Humanism is a philosophical approach that believes learning is viewed as a personal act to fulfill one’s potential. Humanists are drawn to the uniqueness of individuals and their ability and responsibility to make their own decisions. They believe the most important thing to study are free choices, free will, and understanding of the meaning of events in their life. Humanists study a person as a whole; the theory is based on the assumption that all humans have a natural tendency to grow, to learn, and to develop fully with the educational goal to develop fully functioning, self-actualized human beings who have the capacity to nurture themselves, others, and their environment.
We as humans are born to better ourselves as we want to meet self-actualization as self-actualized people accept themselves as a whole; they embrace other people for who they are and treat others the same regardless of what their background might be their current status or other socio-economic and cultural factors.
The theory of motivation suggests that when planning our future we construct different outcomes about what we think may happen. When we predict a positive outcome we believe we are most likely able to make this possible future become reality. This pushes people to feel more motivated to pursue those likely outcomes.
Humanist Psychologist Abraham Maslow created a Hierarchy of needs; to reach one’s full learning potential one must work their way up the hierarchy. The first four levels in this hierarchy are referred to as Deficiency needs; these arise due to deprivation and motivation when these needs are unmet. All humans desire to fulfill the basic needs is greater the longer it is denied. When these deficiency needs are not met children can struggle to learn, a child that feels emotionally or physically threatened can produce chemicals that inhibit learning. This can put the child into survival mode and slows down not only the process of learning but also brain development. The top-level is known as growth or being values, this is motivated by the desire to grow as a person rather than the bottom four levels which stem from lack of something. Once you have reached the top of this hierarchy it is thought that you will be at your full learning potential and also be able to find true happiness.
In an Early childhood setting healthy relationships between teachers and children are essential for learning, teachers should be respected and foster an engaging, predictable, non-threatening environment that children feel free to take managed risks, explore and experiment and are not threatened with rewards or punishments. Having a healthy and safe environment protects children from feeling fearful and encourages children’s physiological wellbeing by allowing them to exercise their independence through making decisions and taking on new challenges.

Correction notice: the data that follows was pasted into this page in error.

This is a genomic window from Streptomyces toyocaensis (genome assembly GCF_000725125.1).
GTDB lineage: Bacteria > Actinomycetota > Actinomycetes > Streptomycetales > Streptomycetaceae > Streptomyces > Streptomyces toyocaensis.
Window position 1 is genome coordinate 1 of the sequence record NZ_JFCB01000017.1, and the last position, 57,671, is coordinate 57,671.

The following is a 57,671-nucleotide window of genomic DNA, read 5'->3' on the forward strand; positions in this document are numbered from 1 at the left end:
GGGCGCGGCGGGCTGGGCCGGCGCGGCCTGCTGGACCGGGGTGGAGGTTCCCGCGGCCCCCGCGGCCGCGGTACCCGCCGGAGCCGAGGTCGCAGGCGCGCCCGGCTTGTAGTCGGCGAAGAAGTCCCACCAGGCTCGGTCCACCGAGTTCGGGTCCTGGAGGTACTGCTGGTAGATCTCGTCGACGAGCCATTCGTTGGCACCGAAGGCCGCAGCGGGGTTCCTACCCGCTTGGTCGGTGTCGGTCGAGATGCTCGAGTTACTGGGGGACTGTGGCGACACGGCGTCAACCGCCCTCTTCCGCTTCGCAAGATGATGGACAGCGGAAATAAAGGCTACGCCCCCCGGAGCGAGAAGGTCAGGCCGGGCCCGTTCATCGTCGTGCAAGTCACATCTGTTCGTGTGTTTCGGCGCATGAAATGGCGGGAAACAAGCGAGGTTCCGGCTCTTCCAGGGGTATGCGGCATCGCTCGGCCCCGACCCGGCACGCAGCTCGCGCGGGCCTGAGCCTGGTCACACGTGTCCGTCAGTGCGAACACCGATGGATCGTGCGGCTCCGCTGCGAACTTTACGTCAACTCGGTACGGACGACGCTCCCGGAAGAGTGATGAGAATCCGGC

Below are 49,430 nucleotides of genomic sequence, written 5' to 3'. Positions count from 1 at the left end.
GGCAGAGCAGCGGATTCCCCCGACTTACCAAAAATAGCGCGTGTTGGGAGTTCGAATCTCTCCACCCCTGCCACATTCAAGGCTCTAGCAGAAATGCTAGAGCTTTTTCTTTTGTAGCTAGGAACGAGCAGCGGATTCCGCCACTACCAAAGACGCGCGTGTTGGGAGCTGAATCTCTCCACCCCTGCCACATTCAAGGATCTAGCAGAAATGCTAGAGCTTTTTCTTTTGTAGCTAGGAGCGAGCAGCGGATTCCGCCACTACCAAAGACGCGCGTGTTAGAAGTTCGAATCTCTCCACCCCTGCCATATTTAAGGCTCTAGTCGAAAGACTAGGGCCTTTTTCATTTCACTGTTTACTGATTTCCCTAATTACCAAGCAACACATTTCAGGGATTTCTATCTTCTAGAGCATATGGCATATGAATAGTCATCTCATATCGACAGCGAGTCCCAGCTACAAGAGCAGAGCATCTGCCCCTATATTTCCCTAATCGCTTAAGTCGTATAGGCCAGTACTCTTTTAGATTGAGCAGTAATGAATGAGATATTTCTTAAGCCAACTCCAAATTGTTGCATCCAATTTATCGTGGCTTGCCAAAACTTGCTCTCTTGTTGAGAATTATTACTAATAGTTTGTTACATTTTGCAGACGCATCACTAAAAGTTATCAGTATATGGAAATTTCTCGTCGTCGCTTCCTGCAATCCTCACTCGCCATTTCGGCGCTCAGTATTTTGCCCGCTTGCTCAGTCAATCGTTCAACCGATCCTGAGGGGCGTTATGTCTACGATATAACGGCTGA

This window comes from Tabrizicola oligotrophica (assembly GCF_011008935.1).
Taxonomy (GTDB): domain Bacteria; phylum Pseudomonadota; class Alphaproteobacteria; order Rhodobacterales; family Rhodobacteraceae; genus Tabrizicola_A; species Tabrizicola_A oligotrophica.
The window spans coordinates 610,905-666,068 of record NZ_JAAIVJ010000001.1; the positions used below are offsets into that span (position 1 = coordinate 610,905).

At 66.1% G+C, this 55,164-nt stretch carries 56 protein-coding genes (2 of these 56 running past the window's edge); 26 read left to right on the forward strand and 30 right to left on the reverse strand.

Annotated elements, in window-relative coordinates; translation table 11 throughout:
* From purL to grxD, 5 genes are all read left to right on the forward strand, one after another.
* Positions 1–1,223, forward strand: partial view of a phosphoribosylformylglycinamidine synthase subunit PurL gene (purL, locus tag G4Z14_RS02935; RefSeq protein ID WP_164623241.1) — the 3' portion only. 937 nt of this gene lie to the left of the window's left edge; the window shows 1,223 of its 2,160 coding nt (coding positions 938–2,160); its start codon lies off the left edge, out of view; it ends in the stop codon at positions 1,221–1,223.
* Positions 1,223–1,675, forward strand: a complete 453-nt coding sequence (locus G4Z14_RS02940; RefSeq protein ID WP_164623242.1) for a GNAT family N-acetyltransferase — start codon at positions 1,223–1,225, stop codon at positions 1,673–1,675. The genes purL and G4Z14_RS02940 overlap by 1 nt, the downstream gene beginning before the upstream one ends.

Rather than large competitive working groups, the Humanistic/Motivation theory encourages individual or small learning groups, this helps children to feel as they belong and take charge while creating and promoting an environment that encourages independent learning. This helps build confidence and allows the student to evaluate their own progress, self-reflection, and critical thinking. Self-directed learning gives children the ability to create goals and making the decisions of what the best ways to achieve these goals are. This allows them to learn the skills necessary for being good decision-makers, discover their own passions and special talents.
We are all naturally inclined to learn and be creative; Children should be able to have choices in what they want to learn and demonstrate. It is believed that all students will be motivated to learn a subject if it’s something meaningful and enjoyable to them, when this happens learning becomes effortless and effective.
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